Posts by Reisa A. Sperling, MD
Black People Have Faster Cognitive Decline Than Whites Irrespective of Socioeconomic Status, Vascular Risk and Brain Pathology
Meaningful progress toward early detection, diagnosis and treatment of Alzheimer's disease must include better understanding of race-based differences in cognitive decline.
Inability to Self-Monitor Memory May Be Preclinical Sign of Alzheimer's Disease
In cognitively intact older adults, impaired metamemory—the ability to monitor one's memory accurately and engage in compensatory strategies when necessary—was linked to greater deposition of tau in brain regions that are vulnerable to pathologic changes in early Alzheimer's disease.
Patterns of Neural Network Degradation Differ in Alzheimer's Disease and Normal Aging
Functional MRI may someday be able to distinguish the neurodegenerative changes related to early Alzheimer's disease from those of normal aging.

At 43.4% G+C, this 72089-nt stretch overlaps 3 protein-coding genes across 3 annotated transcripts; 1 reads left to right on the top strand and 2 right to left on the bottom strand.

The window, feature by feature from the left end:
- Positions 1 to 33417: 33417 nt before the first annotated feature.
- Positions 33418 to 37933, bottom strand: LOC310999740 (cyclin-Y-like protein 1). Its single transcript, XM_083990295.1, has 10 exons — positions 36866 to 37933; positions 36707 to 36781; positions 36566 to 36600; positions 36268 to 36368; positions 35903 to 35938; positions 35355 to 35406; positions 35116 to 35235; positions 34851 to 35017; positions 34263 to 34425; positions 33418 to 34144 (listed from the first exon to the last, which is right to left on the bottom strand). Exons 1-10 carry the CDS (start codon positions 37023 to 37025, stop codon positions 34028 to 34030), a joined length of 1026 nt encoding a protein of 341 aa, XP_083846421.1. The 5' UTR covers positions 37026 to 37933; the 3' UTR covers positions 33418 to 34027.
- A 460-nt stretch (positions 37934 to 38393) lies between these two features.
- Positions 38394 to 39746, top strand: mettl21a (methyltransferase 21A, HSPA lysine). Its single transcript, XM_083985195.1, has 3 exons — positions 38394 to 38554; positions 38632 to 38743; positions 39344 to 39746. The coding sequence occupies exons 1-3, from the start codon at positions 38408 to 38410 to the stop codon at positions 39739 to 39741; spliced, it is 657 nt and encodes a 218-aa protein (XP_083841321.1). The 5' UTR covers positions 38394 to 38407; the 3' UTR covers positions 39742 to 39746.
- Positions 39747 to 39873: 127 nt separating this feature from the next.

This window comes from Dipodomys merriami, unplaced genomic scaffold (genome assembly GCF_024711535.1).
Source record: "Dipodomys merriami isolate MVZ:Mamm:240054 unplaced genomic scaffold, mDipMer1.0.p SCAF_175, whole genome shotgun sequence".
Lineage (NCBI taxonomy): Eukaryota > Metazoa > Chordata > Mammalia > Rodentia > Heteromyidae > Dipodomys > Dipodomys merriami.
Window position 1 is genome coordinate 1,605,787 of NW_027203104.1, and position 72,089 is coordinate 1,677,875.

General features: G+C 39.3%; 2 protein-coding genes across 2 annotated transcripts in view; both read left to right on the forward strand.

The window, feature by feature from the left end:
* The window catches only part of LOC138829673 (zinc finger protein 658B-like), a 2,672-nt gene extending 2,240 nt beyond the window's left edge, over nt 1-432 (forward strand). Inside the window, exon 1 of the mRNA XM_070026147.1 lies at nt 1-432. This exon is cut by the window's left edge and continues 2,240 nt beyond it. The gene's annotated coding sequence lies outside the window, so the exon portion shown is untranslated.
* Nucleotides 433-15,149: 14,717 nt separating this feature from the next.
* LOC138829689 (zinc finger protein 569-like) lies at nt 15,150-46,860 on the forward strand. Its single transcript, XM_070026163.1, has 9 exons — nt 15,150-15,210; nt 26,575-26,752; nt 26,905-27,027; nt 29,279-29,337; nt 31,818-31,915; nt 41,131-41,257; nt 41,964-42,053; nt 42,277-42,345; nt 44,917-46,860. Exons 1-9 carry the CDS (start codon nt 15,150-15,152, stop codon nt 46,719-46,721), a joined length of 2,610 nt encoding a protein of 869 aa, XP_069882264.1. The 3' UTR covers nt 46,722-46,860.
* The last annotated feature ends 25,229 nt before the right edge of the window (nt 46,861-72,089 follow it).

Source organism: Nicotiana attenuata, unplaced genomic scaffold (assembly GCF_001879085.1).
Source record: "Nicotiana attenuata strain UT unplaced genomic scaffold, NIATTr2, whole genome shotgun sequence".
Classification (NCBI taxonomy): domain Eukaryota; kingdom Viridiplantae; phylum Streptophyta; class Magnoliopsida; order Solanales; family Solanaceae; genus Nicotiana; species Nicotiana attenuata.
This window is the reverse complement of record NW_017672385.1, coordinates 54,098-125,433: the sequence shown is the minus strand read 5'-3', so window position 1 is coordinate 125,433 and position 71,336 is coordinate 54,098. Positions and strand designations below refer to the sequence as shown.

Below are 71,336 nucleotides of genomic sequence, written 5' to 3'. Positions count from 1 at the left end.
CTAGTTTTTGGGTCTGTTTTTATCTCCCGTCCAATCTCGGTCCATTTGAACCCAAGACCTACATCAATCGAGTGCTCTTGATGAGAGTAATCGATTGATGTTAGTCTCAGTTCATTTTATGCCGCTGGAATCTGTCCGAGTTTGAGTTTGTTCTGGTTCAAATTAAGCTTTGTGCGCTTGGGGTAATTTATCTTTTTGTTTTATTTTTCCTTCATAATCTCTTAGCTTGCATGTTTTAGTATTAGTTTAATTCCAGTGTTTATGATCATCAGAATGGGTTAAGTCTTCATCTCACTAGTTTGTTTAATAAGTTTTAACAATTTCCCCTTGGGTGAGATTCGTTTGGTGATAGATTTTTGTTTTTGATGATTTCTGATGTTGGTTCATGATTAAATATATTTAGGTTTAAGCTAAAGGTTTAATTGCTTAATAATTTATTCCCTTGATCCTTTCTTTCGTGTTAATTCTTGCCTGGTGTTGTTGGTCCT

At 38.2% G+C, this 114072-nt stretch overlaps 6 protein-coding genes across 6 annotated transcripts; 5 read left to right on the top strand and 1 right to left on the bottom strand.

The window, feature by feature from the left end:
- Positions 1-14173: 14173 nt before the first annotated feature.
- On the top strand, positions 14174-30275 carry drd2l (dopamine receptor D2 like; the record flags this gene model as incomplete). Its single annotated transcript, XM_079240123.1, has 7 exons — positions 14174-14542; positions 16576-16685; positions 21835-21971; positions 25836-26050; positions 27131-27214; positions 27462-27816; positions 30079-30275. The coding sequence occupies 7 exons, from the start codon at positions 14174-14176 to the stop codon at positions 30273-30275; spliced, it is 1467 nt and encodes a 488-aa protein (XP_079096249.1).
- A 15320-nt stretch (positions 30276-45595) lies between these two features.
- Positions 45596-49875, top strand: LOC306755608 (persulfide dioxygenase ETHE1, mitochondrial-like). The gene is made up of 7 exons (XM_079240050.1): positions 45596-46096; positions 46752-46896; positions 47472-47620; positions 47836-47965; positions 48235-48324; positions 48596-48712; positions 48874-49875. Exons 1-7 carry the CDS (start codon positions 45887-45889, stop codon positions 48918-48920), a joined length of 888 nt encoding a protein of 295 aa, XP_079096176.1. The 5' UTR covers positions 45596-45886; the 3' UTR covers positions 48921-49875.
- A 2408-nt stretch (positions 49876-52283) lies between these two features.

I am a board certified neurologist who has been working in aging and Alzheimer's Disease (AD) imaging research for 15 years. My laboratory is focused on elucidating the neural underpinnings of memory loss in early Alzheimer's disease (AD) and developing neuroimaging markers of progression in preclinical and prodromal stages of AD. My work includes multiple imaging modalities including functional and structural MRI and PET amyloid imaging. I serve as the Director of the Neuroimaging Program at the Massachusetts Alzheimer's Disease Research Center (ADRC) at Massachusetts General Hospital. I also lead the AD clinical trials program across Brigham and Women's Hospital and Massachusetts General Hospital. I serve on the Steering committee of the Alzheimer's Disease Cooperative Study (ADCS), the Alzheimer's Disease Neuroimaging Initiative (ADNI), and the Dominantly Inherited Alzheimer Network (DIAN), and have the honor of chairing the National Institute on Aging/Alzheimer's Association Workgroup on Preclinical AD.